Mrs. Feinstein insists she will not be ignored. The California Democrat plans to bring two amendments up during the gun votes — to ban firearms that have one cosmetic feature that makes them resembles military weapon and magazines that hold more than 10 rounds. Mr. Reid said Tuesday that “her amendment, using the most optimistic numbers, has less than 40 votes — that’s not 60.”

However, Mr. Reid’s calculation was really less about vote counting and more about keeping the majority in the upper chamber.

“The Democrats know that Feinstein’s ‘assault weapon’ ban is suicide at the polls for them come 2014,” Alan Gottlieb, the founder of the Second Amendment Foundation told me Tuesday. “It is so extreme that even the Democratic leadership in the Senate doesn’t want it as part of their package.”

So ‘whoohoo’, huh?  Yeah, sort of, but Miller entitles her piece “RIP national assault weapons ban”.  RIP?  Hardly.  If you think Democrats, or at least Feinstein, are going to quit on this, you’re wrong.  Just consider how long they pushed for government mandated health care.  The fact that they couldn’t muster 40 votes in the Senate is, to those who would take your guns, another temporary setback.  Despite the fact that studies have shown no positive link a decline in gun violence and the last assault weapon’s ban, they’ll continue to try.  Trust me on that.  This isn’t about safety, it’s about controlt:

Mrs. Feinstein insists she will not be ignored. The California Democrat plans to bring two amendments up during the gun votes — to ban firearms that have one cosmetic feature that makes them resembles military weapon and magazines that hold more than 10 rounds.

Right now Democratic Senators are reading the electoral tea leaves and know that such a vote, at least for those in states where their seat isn’t safe, is electoral poison.  As soon as they see or feel that the electorate’s opinion has shifted, they’ll gladly vote for such a ban.  The lack of votes isn’t about principle, it’s about keeping their jobs.

“The Democrats know that Feinstein’s ‘assault weapon’ ban is suicide at the polls for them come 2014,” Alan Gottlieb, the founder of the Second Amendment Foundation told me Tuesday. “It is so extreme that even the Democratic leadership in the Senate doesn’t want it as part of their package.”

Mr. Obama does, of course. And so they’ll continue to try.  And they’ll use the incremental approach instead.

And there’s something else to consider here – the politics of the Reid move.  He’s taken the step of removing the most controversial parts of the gun control attempt.  But there’s still more for the Senate to consider.  And Reid is trying to use his removal of the “extreme” parts to demand a corresponding move (i.e. “compromise”) from the GOP in support of what’s left.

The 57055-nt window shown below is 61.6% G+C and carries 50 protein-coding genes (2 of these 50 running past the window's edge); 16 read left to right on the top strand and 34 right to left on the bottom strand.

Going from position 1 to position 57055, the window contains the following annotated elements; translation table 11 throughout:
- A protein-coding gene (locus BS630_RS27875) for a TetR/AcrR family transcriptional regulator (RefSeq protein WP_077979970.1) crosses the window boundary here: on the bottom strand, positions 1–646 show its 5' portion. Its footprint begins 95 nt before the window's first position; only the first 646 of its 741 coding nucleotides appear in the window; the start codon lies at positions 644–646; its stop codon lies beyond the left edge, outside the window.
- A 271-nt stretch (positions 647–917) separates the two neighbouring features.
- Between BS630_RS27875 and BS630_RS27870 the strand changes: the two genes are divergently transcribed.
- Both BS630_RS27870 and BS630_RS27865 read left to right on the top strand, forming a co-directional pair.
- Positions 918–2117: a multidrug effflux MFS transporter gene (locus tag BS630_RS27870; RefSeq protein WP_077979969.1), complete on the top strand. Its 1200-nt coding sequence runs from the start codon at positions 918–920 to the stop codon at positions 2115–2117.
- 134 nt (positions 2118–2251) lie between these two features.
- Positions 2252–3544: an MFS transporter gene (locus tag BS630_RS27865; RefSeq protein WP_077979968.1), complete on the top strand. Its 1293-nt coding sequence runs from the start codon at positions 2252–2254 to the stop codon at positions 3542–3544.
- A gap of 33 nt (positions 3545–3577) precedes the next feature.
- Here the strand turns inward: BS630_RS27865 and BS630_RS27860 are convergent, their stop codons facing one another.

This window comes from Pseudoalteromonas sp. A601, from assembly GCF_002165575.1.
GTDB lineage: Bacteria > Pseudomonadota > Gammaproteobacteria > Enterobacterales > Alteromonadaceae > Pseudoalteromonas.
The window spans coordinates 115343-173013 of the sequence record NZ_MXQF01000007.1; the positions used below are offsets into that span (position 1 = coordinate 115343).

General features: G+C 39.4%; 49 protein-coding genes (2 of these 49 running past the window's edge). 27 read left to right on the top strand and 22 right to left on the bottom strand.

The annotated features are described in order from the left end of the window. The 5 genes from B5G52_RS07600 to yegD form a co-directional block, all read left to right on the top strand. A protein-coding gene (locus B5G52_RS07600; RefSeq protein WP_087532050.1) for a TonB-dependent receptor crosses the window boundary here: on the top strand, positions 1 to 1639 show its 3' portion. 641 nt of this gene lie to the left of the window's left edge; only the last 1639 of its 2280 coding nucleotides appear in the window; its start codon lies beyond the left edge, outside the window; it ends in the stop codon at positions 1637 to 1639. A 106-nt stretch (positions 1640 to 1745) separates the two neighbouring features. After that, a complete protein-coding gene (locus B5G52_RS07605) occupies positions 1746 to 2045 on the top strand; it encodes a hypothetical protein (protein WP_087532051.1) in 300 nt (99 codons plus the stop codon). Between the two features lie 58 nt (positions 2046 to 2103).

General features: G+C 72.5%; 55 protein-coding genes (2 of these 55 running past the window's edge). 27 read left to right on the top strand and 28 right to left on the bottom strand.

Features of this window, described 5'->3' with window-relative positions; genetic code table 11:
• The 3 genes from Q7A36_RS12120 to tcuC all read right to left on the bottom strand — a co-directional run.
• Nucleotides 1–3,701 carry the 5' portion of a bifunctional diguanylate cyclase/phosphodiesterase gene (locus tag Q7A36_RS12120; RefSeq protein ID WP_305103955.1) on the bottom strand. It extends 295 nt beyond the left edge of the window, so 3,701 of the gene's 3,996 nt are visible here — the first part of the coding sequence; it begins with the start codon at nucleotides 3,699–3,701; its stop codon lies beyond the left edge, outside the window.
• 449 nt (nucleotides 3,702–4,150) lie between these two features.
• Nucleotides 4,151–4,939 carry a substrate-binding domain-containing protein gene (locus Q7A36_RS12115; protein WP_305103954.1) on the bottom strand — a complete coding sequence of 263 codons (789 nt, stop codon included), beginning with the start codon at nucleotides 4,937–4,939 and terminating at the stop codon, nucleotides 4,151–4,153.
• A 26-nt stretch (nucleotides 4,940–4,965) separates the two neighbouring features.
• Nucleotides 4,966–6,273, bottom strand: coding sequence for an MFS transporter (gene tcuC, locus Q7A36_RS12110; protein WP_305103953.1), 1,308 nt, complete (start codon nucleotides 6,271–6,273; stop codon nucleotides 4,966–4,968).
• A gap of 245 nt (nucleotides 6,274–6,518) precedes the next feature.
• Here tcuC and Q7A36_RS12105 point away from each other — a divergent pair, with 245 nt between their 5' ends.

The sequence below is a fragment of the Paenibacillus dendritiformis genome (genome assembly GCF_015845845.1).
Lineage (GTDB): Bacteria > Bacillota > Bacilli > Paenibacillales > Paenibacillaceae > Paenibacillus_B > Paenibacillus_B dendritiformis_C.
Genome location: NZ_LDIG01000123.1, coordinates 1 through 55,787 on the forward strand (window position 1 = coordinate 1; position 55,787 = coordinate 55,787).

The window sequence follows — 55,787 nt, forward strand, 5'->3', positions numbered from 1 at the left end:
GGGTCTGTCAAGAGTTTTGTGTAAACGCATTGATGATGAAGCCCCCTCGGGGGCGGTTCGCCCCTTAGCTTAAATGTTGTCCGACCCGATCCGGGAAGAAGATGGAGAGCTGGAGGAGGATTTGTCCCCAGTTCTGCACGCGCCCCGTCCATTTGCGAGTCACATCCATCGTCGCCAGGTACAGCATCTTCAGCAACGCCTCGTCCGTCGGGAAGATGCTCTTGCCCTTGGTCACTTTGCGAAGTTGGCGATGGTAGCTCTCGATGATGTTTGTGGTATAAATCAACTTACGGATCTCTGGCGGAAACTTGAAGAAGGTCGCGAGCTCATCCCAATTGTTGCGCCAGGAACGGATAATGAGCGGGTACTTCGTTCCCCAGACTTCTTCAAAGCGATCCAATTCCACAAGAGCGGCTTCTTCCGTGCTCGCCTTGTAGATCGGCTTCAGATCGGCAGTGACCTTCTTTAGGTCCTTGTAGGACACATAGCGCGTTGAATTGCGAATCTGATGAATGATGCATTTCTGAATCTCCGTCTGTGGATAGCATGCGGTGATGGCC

The background check bill is the most contentious of those three, and lawmakers are still working behind the scenes to find a compromise that can garner 60 votes in the chamber.

Sen. Joe Manchin III, a West Virginia Democrat who has been trying to work out a compromise, said Tuesday he was optimistic on that front.

“I’m still working very hard, and hopefully reasonable people will look at reasonable proposals and something will happen,” he said.

And what would that compromise bring?

Currently, all sales by licensed firearms dealers must go through background checks, but transactions between private individuals do not. Lawmakers are looking for a way to extend checks to almost all transactions without also creating a record-keeping system that gun rights supporters fear could turn into a gun registry.

How could it not turn into a defacto“gun registry”?

And who wants to bet that some GOP Senators end up supporting it?

~McQ

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Economic Statistics for 19 Mar 13

Here are today’s statistics on the state of the economy:

Housing starts rose a bit in February, to a 0.917 million annual rate, while building permits rose sharply to a 0.954 million rate.

In weekly retail sales, ICSC Goldman reports a 1.4% weekly sales increase, and a 2.3% year-on-year increase. Meanwhile, Redbook says sales rose a moderate 2.9% on a year-ago basis.

~
Dale Franks
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Are we looking at a Cyprus moment here?

I have to preface this by saying absolutely nothing would surprise me any more.  Since this administration has come into office, what would have, or should have been, unthinkable previously has not only happened but has been cheered by a certain element of our population.  ObamaCare is the most visible evidence of this.  But there is plenty of other stuff too.  Drone strikes on US citizens are “okay”, i.e. “legal”.  Speaking of “legal” how about this: